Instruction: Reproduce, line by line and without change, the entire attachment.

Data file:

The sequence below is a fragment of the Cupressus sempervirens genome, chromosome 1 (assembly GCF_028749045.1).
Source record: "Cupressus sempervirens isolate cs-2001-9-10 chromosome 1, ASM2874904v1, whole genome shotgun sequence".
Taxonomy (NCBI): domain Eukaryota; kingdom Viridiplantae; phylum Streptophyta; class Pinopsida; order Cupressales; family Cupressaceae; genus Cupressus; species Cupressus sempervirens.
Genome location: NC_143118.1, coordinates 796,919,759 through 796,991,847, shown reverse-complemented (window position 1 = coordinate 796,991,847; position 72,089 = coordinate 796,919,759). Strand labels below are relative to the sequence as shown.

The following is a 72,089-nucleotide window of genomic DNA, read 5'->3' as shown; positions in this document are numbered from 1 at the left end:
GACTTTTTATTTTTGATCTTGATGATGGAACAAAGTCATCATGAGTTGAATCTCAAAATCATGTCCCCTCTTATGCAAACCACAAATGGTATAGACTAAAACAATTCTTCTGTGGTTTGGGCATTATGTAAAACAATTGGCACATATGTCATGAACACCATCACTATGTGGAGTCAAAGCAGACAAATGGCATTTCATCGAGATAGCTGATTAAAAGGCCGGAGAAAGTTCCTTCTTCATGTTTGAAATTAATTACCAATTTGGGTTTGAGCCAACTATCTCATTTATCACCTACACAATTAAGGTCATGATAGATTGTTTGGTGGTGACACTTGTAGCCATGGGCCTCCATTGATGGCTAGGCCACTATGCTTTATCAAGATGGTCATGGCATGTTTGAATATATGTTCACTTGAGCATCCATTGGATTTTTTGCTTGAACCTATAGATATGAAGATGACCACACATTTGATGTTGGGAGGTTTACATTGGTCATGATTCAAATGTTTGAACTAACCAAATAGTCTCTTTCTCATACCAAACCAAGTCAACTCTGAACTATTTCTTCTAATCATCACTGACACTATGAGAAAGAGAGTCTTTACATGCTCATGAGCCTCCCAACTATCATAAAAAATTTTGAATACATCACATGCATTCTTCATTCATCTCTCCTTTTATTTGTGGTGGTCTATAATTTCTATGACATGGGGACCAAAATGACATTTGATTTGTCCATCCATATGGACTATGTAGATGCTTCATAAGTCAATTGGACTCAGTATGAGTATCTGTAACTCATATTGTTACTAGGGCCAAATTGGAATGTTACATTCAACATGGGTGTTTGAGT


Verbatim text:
The sequence below is a fragment of the Cupressus sempervirens genome, chromosome 1 (assembly GCF_028749045.1).
Source record: "Cupressus sempervirens isolate cs-2001-9-10 chromosome 1, ASM2874904v1, whole genome shotgun sequence".
Taxonomy (NCBI): domain Eukaryota; kingdom Viridiplantae; phylum Streptophyta; class Pinopsida; order Cupressales; family Cupressaceae; genus Cupressus; species Cupressus sempervirens.
Genome location: NC_143118.1, coordinates 796,919,759 through 796,991,847, shown reverse-complemented (window position 1 = coordinate 796,991,847; position 72,089 = coordinate 796,919,759). Strand labels below are relative to the sequence as shown.

The following is a 72,089-nucleotide window of genomic DNA, read 5'->3' as shown; positions in this document are numbered from 1 at the left end:
GACTTTTTATTTTTGATCTTGATGATGGAACAAAGTCATCATGAGTTGAATCTCAAAATCATGTCCCCTCTTATGCAAACCACAAATGGTATAGACTAAAACAATTCTTCTGTGGTTTGGGCATTATGTAAAACAATTGGCACATATGTCATGAACACCATCACTATGTGGAGTCAAAGCAGACAAATGGCATTTCATCGAGATAGCTGATTAAAAGGCCGGAGAAAGTTCCTTCTTCATGTTTGAAATTAATTACCAATTTGGGTTTGAGCCAACTATCTCATTTATCACCTACACAATTAAGGTCATGATAGATTGTTTGGTGGTGACACTTGTAGCCATGGGCCTCCATTGATGGCTAGGCCACTATGCTTTATCAAGATGGTCATGGCATGTTTGAATATATGTTCACTTGAGCATCCATTGGATTTTTTGCTTGAACCTATAGATATGAAGATGACCACACATTTGATGTTGGGAGGTTTACATTGGTCATGATTCAAATGTTTGAACTAACCAAATAGTCTCTTTCTCATACCAAACCAAGTCAACTCTGAACTATTTCTTCTAATCATCACTGACACTATGAGAAAGAGAGTCTTTACATGCTCATGAGCCTCCCAACTATCATAAAAAATTTTGAATACATCACATGCATTCTTCATTCATCTCTCCTTTTATTTGTGGTGGTCTATAATTTCTATGACATGGGGACCAAAATGACATTTGATTTGTCCATCCATATGGACTATGTAGATGCTTCATAAGTCAATTGGACTCAGTATGAGTATCTGTAACTCATATTGTTACTAGGGCCAAATTGGAATGTTACATTCAACATGGGTGTTTGAGT